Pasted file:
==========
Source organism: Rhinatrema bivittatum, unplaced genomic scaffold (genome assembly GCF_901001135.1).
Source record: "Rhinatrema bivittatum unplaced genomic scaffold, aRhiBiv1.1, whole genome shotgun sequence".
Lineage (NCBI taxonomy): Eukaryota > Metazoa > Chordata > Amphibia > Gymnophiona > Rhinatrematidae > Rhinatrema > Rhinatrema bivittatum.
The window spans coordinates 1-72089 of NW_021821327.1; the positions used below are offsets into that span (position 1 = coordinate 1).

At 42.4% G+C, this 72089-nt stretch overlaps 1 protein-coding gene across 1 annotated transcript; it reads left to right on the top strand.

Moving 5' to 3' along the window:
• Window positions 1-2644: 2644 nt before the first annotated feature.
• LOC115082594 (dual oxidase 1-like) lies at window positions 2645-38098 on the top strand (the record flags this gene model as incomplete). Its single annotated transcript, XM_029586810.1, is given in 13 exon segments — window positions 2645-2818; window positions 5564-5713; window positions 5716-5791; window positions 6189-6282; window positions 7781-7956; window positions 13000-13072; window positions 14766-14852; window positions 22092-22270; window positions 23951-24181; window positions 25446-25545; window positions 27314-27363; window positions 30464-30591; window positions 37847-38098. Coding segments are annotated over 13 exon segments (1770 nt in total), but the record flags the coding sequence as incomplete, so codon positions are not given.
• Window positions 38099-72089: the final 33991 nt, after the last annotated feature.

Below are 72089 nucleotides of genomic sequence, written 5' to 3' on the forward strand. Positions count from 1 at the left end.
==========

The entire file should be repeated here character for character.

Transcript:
Source organism: Rhinatrema bivittatum, unplaced genomic scaffold (genome assembly GCF_901001135.1).
Source record: "Rhinatrema bivittatum unplaced genomic scaffold, aRhiBiv1.1, whole genome shotgun sequence".
Lineage (NCBI taxonomy): Eukaryota > Metazoa > Chordata > Amphibia > Gymnophiona > Rhinatrematidae > Rhinatrema > Rhinatrema bivittatum.
The window spans coordinates 1-72089 of NW_021821327.1; the positions used below are offsets into that span (position 1 = coordinate 1).

At 42.4% G+C, this 72089-nt stretch overlaps 1 protein-coding gene across 1 annotated transcript; it reads left to right on the top strand.

Moving 5' to 3' along the window:
• Window positions 1-2644: 2644 nt before the first annotated feature.
• LOC115082594 (dual oxidase 1-like) lies at window positions 2645-38098 on the top strand (the record flags this gene model as incomplete). Its single annotated transcript, XM_029586810.1, is given in 13 exon segments — window positions 2645-2818; window positions 5564-5713; window positions 5716-5791; window positions 6189-6282; window positions 7781-7956; window positions 13000-13072; window positions 14766-14852; window positions 22092-22270; window positions 23951-24181; window positions 25446-25545; window positions 27314-27363; window positions 30464-30591; window positions 37847-38098. Coding segments are annotated over 13 exon segments (1770 nt in total), but the record flags the coding sequence as incomplete, so codon positions are not given.
• Window positions 38099-72089: the final 33991 nt, after the last annotated feature.

Below are 72089 nucleotides of genomic sequence, written 5' to 3' on the forward strand. Positions count from 1 at the left end.